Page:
Jarod Bryant’s was a long and strange college football career. Having been named Alabama’s Mr. Football in high school, fans saddled him with ridiculous expectations as a plebe, hailed him as the solution to all the team’s problems when he was on the bench, then blamed him for all the team’s problems when he was on the field. All the while, Jarod just kept trying to find ways to help the team win, whether as a quarterback, slotback, placekick holder, or whatever. It’s a quality that led to him being named team captain senior year, and hopefully it’s how he’ll be remembered in the long run.
With the occasional turmoil the offense saw in 2008, it would be easy to forget the fantastic job that Jarod did in relief of Kaipo on more than one occasion in 2007. He ran for 139 yards against Northern Illinois, sparked a comeback to force overtime against Ball State, went 8-11 passing against Delaware, and led touchdown drives on four of six possessions against North Texas. At the top of the heap, though, was Jarod’s performance against Duke on a hot September afternoon in Annapolis. Stepping in with the team trailing by 11 in the fourth quarter, Navy’s closer led a 17-play field goal drive, caught a touchdown pass from slotback Bobby Doyle, then scored on the ensuing two-point conversion to tie the game. Duke took over with 3:49 remaining, but their drive ended when Ketric Buffin made an interception inside the Navy 20. Buffin was pushed out of bounds at the 26, where the offense took over with only 38 seconds left. What followed was a 35-yard scamper to glory that can really only be appreciated in slow motion, with appropriate musical accompaniment.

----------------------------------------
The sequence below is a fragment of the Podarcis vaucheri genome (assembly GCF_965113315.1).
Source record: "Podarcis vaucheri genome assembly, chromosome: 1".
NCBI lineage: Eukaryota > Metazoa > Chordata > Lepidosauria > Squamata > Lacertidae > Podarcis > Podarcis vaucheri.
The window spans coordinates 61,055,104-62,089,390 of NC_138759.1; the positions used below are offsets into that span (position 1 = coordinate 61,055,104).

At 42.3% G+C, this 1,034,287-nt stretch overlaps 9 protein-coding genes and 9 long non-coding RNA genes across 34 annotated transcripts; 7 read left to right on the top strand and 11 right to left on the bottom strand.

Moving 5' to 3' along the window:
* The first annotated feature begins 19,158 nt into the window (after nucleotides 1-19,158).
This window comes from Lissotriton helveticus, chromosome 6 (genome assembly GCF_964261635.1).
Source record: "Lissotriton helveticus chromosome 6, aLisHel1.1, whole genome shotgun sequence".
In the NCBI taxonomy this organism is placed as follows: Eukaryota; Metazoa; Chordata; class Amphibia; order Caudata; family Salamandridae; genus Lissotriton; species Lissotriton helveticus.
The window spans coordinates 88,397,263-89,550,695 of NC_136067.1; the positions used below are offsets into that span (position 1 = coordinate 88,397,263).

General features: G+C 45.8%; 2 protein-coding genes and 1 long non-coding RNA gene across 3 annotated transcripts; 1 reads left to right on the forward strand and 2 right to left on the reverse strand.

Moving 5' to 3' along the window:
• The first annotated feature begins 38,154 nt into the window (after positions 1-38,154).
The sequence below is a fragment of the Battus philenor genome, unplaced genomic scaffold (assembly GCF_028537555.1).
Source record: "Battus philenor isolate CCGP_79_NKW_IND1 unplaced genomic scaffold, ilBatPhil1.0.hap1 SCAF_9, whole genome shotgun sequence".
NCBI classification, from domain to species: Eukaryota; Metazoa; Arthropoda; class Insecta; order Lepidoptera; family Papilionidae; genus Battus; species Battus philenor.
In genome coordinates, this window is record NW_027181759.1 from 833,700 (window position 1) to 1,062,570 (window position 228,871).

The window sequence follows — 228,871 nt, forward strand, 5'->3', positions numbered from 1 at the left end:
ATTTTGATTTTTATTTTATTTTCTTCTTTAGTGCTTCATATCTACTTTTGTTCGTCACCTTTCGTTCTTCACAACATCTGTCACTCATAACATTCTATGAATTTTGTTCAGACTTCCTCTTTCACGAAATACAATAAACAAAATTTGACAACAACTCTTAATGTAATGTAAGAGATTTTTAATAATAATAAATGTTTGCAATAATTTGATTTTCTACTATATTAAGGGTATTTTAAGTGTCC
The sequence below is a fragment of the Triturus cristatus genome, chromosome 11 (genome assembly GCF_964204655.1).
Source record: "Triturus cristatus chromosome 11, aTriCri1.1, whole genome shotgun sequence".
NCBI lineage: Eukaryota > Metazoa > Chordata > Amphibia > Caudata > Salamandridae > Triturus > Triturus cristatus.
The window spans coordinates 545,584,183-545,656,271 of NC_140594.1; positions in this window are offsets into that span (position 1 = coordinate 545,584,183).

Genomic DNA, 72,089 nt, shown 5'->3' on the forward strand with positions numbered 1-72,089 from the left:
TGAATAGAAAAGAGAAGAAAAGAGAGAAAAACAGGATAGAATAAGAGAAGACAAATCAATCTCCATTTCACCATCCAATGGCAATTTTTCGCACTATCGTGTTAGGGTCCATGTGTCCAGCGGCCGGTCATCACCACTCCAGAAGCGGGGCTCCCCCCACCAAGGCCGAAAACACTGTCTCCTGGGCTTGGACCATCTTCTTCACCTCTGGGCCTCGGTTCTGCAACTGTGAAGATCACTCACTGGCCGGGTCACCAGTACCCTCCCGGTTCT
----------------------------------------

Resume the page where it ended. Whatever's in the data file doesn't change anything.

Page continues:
Jarod ran out of bounds at the Duke 39. The big gain allowed Coach Johnson to run the ball to run down the clock and set up the game-winning field goal, a given when your kicker is a cruel, heartless cyborg like Joey Bullen.
There’s lots of greatness to be had on this play. There’s the expert setup of the draw, the 360 move to escape one tackle, the ankle-melting jukes to escape two others, the splendid use of downfield blocking, and the situational awareness to get out of bounds. But it all pales in comparison to the singular awesomeness of finding the time to adjust your helmet in the middle of that bedlam. Now that’s multi-tasking, and it earns Jarod a spot in the Hall of Awesome.